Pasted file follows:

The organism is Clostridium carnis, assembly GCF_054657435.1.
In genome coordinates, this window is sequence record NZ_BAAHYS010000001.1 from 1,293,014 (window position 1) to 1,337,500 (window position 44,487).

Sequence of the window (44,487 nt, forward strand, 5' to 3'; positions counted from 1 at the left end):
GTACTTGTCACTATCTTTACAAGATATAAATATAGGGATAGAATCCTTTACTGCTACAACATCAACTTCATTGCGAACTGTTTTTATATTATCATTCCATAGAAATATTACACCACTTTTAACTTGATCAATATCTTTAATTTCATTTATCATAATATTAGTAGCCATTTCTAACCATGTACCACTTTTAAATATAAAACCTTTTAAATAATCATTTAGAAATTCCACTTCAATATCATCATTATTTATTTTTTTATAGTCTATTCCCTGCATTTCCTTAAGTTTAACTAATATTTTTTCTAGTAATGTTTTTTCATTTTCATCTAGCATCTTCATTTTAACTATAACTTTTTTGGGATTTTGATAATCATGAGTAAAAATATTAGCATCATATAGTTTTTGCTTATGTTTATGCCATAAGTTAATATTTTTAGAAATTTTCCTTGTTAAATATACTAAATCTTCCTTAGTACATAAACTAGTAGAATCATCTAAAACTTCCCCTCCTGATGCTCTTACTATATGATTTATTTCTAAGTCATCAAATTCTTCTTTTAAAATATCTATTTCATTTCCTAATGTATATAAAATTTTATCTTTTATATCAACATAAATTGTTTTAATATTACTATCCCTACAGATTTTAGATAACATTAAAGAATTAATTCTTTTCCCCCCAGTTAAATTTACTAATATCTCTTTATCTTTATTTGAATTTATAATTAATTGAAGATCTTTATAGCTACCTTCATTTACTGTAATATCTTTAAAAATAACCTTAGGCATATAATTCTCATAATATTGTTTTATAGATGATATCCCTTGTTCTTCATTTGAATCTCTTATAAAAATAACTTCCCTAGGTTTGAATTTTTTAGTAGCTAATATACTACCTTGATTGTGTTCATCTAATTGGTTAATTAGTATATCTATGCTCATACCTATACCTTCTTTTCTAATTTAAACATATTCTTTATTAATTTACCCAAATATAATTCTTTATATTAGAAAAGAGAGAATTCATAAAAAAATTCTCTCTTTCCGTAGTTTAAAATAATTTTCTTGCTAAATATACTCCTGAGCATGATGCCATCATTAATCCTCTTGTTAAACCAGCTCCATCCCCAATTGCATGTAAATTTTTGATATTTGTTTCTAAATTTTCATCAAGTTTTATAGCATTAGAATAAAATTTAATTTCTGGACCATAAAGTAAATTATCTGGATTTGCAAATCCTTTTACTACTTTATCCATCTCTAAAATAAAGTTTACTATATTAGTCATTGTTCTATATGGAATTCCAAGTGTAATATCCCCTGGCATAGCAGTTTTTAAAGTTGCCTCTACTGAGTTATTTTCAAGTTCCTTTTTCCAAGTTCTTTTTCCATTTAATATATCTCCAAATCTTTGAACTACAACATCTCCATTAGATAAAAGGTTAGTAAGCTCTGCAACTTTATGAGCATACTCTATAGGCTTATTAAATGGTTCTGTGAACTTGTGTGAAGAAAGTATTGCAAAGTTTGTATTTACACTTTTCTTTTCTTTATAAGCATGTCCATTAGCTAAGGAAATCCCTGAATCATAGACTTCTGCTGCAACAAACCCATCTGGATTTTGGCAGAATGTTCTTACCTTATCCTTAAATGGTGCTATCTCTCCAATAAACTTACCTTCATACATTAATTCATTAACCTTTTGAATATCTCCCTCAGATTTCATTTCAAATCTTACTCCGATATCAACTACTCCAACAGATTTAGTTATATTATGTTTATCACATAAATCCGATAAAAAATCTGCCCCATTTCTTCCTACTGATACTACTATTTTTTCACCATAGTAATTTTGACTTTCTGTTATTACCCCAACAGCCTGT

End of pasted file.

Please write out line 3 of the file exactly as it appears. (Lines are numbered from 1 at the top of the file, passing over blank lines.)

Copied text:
Sequence of the window (44,487 nt, forward strand, 5' to 3'; positions counted from 1 at the left end):